Being Well

Does Exercise Increase White Blood Cells? And Other Answers About Immunity and Exercise

Exercise affects your white blood cells and may play a role in cancer prevention.

You already know that exercise is good for you, and you’ve probably heard that exercise reduces your risk of many types of cancer. What’s being explored further is exactly why and how exercise can help prevent cancer. Some questions revolve around your immune system and white blood cell production. Does exercise increase white blood cells? And is that a good thing? The relationship between exercise and cancer is complex, but the verdict is the same — keep moving and you stay healthy.

Exercise and Cancer Prevention

Being physically active regularly, even with just moderate-intensity exercise like speed walking, has protective benefits. Recent research published in JAMA Internal Medicine found that exercise lowers your risk of 13 types of cancer: colon, breast, endometrial, esophageal, liver, stomach, kidney, head and neck, rectal, bladder, lung, myeloid leukemia and multiple myeloma. That’s a pretty long list and one that will likely grow as research continues.

Exercise helps you maintain a healthy weight and lowers insulin and estrogen levels; high levels can drive some types of cancer. Exercise also reduces inflammation and stimulates your immune system.

The American Cancer Society recommended adults get 150 minutes of moderate-intensity exercise per week. This can be walking, hiking, biking, swimming or other activities you enjoy and can work into your schedule.

Does Exercise Increase White Blood Cells?

The immune system is complex and how your actions affect it is still being explored. But there may be some ways in which exercise can affect your immune system, which may lower your cancer risk over time. White blood cells are part of your immune system and work together to fight off disease. When you get sick, your white blood cells increase as they hunt down invaders and attack them. Your body’s white blood cell count also increases during exercise and returns to normal shortly after.

So what does this have to do with cancer? Exercise has beneficial effects on your immune system. According to the National Institutes of Health, it’s possible that when you exercise, the white blood cell increase could send these cells on a mission, looking for illnesses and finding them earlier, but that connection hasn’t been fully proven. A study in PLOS One also suggested that regular aerobic exercise lowers your total white blood cell count, which can be good for your overall health. Having a high white blood cell count normally can mean that you have chronic inflammation, an illness, allergies or stress.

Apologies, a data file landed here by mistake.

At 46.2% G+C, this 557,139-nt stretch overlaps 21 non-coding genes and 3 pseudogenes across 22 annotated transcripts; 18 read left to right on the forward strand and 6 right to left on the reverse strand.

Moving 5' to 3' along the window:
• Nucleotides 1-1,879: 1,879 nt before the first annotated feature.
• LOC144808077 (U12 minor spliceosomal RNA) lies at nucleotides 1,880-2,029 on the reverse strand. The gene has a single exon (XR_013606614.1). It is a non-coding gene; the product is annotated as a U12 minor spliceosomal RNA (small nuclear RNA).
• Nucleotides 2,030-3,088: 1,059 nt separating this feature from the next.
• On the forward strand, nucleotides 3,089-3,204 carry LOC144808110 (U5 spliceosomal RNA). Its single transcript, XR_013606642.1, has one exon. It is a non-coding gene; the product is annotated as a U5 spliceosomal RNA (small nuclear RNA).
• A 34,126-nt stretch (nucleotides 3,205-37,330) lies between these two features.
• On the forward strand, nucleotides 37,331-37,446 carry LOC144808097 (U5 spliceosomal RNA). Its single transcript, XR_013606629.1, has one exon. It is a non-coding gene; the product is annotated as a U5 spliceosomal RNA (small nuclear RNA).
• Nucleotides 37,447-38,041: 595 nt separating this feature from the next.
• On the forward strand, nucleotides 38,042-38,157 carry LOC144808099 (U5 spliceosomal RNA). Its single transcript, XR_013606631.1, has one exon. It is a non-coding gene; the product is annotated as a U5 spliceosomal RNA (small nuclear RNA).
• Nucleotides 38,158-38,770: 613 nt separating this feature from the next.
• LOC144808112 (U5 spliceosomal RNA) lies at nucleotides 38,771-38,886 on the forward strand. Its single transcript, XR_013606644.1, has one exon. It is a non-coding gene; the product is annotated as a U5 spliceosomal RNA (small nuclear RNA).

Exercise and Your Immune System

Another emerging question explored in the journal Oxidative Medicine and Cellular Longevity is whether exercise can reduce age-related decline in the immune system. As you age, your immune system naturally begins to weaken. Your risk of cancer also increases with age. People who exercise regularly tend to have better immune function overall than people who are sedentary. Further research may explore whether prolonged immune health can stave off cancer as you age.

Although all the ways in which exercise benefits your body and reduces cancer risk aren’t fully known, it’s clear that exercise works. Reaping the benefits can be as simple as walking every day during lunch or bike riding after work. Your doctor can also provide further guidance on how to get started and offer advice specific to your health situation.

Talk to your doctor to learn how to develop an exercise routine tailored to your health situation.

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Patricia Chaney
Patricia Chaney